When Is A McDonald’s Not A McDonald’s?

It’s Foodie Friday and our Fun this week is an issue that concerns every brand. It comes to us from the good folks at McDonald’s (they seem to be Foodie Friday Fun regulars, don’t they?). According to an article in LeFigaro (h/t Eater), McDonald’s has opened a McDonald’s in Paris under the McCafe name that doesn’t serve burgers or fries. No McNuggets either. In fact, all it will serve is club sandwiches, salads, soup, and other typical cafe food. You know – the sort of stuff that’s sold by hundreds of other Parisian places which are really French and not an American company’s version of French. Yes, McCafes are nothing new but the lack of classic McDonald’s fare is.

Logo of McCafé (McDonald's).

(Photo credit: Wikipedia)

I’ve written before about how McDonald’s is trying to get beyond the burger/shake/fries branding and into everything from kale salads to rice bowls. This isn’t about finding a way to be successful in France either. MickeyD’s already has 1,300 stores there and France is a hugely profitable country for them. Honestly, I’m not sure what they’re thinking. I can give you a brief anecdote from personal experience, however, which might be helpful.

Several years ago, my daughter was studying in Italy. I went over there to bring her home and we were walking around Rome, my favorite food city in the world. We passed a McDonald’s and my child begged me to go inside. I asked her why, as we were surrounded by wonderful unique trattorias, ristorantes and tavernas and she wanted something that she could find everywhere once we got home. That was precisely the reason – she wanted to feel, just for a few minutes, as if she was home and not in Italy. By turning the all-American McDonald’s experience into something French, they just might be negating one reason people like to go.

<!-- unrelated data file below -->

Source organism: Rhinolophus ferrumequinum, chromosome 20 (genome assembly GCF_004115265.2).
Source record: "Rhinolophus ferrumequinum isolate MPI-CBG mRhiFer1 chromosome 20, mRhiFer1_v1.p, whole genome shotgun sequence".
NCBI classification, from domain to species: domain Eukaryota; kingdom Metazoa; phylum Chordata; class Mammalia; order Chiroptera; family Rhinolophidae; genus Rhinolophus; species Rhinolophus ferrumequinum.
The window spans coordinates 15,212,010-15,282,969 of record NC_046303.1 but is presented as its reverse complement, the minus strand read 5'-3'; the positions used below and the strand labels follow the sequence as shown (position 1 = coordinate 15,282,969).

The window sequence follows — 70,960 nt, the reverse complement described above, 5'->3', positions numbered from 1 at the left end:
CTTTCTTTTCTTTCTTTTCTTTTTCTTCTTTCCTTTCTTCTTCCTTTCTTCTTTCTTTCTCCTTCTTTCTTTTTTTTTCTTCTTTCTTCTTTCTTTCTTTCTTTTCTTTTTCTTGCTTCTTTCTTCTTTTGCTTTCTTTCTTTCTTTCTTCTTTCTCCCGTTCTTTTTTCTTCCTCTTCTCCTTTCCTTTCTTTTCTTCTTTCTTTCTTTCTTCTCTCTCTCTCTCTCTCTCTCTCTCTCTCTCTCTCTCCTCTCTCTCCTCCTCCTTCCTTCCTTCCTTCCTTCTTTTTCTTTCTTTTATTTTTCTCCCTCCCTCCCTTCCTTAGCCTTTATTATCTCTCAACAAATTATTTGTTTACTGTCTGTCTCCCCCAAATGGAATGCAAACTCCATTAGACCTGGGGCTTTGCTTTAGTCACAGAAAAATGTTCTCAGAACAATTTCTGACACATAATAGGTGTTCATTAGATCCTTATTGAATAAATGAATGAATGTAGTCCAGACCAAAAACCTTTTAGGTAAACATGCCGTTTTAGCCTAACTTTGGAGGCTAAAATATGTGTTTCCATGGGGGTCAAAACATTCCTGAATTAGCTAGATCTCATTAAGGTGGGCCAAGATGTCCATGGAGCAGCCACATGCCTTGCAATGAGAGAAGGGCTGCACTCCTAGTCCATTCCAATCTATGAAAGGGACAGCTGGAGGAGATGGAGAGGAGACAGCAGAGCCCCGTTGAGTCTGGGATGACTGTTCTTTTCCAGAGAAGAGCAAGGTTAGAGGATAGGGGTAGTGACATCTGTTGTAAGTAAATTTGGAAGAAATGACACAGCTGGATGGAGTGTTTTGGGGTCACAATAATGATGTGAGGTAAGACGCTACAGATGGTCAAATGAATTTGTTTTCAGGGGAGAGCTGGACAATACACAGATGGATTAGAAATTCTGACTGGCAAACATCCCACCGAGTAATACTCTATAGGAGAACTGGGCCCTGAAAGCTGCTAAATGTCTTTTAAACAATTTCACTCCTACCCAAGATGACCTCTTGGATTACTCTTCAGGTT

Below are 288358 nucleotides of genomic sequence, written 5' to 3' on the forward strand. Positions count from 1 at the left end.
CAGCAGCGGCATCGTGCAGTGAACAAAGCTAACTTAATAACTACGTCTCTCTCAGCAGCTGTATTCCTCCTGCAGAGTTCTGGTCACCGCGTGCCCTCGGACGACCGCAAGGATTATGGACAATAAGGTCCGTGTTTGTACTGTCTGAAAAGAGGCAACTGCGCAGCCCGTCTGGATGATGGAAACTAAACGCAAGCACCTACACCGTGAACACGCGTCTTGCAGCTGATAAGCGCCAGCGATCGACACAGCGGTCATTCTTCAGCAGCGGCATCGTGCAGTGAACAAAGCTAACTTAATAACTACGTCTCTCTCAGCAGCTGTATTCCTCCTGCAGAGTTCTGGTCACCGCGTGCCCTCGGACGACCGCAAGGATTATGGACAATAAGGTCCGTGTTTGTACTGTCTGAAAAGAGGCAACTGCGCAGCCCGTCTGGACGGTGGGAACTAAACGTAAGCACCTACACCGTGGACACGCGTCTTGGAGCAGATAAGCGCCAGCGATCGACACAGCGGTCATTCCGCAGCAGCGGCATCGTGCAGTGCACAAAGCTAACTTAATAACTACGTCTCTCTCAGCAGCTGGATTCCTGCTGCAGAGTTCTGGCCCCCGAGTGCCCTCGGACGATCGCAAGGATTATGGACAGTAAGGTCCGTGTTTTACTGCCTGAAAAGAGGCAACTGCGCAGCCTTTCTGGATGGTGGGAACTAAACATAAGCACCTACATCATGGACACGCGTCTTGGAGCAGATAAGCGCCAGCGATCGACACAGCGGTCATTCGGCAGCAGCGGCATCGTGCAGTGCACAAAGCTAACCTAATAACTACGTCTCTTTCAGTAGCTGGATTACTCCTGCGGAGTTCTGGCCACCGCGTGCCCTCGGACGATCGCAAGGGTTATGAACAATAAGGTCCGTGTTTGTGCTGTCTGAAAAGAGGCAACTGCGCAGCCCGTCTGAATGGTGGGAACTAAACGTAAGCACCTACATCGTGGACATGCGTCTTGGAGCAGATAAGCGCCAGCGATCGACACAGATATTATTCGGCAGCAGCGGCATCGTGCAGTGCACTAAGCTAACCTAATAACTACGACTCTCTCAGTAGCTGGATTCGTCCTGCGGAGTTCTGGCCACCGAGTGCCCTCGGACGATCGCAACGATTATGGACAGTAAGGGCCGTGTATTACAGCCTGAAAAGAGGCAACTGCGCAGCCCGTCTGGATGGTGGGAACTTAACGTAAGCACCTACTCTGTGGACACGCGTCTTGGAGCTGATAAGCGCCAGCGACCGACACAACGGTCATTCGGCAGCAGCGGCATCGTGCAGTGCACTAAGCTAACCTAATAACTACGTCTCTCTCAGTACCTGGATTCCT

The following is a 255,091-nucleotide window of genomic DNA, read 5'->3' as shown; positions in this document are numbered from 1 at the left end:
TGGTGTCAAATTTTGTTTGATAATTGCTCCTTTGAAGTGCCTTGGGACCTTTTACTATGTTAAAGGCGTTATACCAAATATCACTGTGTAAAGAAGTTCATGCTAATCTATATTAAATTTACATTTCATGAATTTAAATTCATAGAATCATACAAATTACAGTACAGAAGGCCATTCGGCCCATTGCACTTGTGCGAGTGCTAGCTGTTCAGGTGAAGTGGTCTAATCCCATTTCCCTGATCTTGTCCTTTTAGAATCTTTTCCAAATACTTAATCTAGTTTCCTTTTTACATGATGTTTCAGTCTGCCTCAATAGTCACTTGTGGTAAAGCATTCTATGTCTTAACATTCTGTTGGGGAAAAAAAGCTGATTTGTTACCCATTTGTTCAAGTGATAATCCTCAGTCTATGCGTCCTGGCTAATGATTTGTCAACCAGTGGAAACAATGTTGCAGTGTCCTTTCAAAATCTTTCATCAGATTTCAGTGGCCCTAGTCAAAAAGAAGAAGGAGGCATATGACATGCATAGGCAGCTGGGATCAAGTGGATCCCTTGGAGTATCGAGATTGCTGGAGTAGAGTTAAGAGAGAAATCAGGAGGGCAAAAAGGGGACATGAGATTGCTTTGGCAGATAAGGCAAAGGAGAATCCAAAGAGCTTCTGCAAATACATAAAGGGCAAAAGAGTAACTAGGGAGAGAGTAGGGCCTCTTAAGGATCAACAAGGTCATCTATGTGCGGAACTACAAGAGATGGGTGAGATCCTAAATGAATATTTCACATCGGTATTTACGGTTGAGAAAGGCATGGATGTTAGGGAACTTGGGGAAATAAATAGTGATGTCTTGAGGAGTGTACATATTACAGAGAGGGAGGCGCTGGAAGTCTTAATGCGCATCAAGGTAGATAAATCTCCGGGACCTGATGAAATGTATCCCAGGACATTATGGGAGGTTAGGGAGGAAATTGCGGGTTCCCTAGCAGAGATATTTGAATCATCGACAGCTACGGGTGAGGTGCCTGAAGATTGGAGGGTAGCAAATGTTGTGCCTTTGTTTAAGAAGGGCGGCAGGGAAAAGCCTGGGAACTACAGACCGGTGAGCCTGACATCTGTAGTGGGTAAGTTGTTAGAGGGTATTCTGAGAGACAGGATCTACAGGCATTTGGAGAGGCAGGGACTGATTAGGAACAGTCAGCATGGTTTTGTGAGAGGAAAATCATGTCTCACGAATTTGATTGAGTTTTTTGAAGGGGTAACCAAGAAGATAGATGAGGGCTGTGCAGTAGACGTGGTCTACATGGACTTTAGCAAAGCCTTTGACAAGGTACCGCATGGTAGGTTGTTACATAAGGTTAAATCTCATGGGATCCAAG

The more obvious issue for any of us is what our brands stand for. It’s one thing to open a different type of restaurant under a different name,as countless brands have done with many line extensions. It’s quite another to change the meaning of the brand by changing the core product. I’m not a fan of that and think it should be avoided at all costs.

When you think of McDonald’s, you probably think of Golden Arches, Ronald McDonald, Big Macs, and fries. When you slap the McCafe name on a place that contains none of those things, you dilute the brand. Diluting a brand in its second-most profitable market is, well, not smart. I’m not loving it. You?

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